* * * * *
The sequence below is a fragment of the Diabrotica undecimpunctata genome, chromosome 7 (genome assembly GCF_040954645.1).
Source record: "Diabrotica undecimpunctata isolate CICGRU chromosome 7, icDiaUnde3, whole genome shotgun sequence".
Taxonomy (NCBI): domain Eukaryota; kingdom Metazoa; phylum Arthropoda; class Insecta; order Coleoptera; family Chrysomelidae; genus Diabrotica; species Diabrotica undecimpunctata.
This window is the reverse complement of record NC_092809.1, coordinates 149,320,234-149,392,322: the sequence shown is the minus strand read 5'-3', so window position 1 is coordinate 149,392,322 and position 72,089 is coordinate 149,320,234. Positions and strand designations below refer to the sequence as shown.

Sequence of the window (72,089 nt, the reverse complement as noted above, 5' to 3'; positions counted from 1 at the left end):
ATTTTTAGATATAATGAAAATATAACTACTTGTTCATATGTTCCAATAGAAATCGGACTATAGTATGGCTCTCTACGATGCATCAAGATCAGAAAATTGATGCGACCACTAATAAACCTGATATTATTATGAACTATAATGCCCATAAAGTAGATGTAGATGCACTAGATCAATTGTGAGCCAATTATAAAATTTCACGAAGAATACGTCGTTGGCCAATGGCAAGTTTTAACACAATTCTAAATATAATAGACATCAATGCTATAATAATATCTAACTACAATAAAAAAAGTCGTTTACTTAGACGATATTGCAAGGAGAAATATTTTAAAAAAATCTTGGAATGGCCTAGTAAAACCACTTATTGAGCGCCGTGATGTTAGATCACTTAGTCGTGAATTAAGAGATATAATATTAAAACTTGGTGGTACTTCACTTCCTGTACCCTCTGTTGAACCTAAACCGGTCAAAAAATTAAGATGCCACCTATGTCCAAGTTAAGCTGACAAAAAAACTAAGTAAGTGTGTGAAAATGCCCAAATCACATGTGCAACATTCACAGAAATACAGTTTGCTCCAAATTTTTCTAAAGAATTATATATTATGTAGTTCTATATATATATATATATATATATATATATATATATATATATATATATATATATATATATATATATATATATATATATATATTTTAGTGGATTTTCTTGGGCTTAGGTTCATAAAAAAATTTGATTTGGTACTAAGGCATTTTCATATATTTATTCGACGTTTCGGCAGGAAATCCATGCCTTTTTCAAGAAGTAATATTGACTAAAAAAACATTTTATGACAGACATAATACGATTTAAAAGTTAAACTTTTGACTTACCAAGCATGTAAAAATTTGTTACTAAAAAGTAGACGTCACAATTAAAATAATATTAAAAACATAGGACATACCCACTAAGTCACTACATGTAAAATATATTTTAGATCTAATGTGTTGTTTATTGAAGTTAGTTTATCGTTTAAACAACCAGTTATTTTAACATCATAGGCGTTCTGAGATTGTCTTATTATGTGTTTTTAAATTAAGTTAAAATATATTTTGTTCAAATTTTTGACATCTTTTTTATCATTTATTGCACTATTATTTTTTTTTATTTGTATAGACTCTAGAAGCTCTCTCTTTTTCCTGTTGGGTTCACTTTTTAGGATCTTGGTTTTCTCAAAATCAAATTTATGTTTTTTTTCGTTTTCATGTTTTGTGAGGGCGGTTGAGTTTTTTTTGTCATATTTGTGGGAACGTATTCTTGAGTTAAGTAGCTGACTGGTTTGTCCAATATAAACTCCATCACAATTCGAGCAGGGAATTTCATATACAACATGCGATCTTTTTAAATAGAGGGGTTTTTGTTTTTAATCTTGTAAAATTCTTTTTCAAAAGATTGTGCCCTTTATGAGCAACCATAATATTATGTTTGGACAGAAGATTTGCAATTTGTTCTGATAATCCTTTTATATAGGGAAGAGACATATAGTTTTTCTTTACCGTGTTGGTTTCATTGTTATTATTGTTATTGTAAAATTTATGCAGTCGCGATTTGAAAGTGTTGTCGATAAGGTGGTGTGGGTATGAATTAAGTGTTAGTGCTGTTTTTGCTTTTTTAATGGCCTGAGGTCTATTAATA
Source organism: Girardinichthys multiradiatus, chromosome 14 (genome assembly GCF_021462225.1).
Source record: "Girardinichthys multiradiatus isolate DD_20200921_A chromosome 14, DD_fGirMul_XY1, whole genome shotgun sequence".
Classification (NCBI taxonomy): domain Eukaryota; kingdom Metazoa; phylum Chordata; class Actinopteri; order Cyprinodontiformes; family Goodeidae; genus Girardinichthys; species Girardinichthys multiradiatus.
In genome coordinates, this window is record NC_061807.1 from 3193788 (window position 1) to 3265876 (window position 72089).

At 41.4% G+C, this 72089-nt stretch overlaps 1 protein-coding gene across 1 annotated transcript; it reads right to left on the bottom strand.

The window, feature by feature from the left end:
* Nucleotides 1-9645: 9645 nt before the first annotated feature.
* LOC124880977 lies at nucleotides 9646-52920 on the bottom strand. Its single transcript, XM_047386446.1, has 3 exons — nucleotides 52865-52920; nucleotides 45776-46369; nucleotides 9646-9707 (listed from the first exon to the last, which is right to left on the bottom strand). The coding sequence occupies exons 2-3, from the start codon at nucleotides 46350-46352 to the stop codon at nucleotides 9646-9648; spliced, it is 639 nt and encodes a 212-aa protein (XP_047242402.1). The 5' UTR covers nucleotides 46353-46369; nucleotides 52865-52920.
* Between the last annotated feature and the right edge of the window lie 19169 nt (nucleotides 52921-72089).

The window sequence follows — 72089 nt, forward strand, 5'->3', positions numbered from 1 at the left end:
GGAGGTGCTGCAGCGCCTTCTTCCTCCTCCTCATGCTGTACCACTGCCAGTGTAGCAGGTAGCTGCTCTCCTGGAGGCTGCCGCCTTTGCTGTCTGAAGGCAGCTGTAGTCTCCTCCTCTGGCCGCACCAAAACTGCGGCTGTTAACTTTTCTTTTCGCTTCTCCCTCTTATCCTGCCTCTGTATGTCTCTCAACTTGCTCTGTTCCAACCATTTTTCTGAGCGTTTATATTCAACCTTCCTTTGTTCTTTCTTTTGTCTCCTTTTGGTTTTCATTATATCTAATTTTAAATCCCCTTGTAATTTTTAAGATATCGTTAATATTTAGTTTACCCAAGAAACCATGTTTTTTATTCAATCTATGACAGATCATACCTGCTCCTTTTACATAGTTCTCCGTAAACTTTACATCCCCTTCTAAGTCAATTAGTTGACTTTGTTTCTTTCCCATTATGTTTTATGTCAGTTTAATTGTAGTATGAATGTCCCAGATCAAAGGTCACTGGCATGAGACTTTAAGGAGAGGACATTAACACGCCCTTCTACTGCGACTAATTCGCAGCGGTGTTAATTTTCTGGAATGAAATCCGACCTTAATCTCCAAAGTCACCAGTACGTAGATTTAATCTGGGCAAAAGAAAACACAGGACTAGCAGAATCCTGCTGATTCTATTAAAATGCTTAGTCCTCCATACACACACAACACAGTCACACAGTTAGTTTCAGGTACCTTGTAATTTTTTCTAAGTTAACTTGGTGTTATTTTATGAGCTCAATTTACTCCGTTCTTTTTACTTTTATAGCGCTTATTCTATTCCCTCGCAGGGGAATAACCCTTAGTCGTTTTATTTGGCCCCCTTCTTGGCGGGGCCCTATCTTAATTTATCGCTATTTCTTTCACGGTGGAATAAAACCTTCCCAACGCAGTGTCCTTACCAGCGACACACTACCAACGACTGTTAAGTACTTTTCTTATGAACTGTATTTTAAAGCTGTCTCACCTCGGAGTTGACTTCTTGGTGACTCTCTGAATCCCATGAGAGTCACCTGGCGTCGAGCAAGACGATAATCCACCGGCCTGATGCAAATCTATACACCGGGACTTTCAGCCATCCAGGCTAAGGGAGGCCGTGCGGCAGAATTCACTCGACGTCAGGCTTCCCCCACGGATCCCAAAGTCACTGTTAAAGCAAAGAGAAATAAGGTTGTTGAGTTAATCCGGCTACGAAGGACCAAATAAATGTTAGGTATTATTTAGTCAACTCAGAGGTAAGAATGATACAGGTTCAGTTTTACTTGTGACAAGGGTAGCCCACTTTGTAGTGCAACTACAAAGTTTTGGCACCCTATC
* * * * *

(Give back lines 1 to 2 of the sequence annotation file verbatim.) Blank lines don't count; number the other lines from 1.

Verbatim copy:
The sequence below is a fragment of the Diabrotica undecimpunctata genome, chromosome 7 (genome assembly GCF_040954645.1).
Source record: "Diabrotica undecimpunctata isolate CICGRU chromosome 7, icDiaUnde3, whole genome shotgun sequence".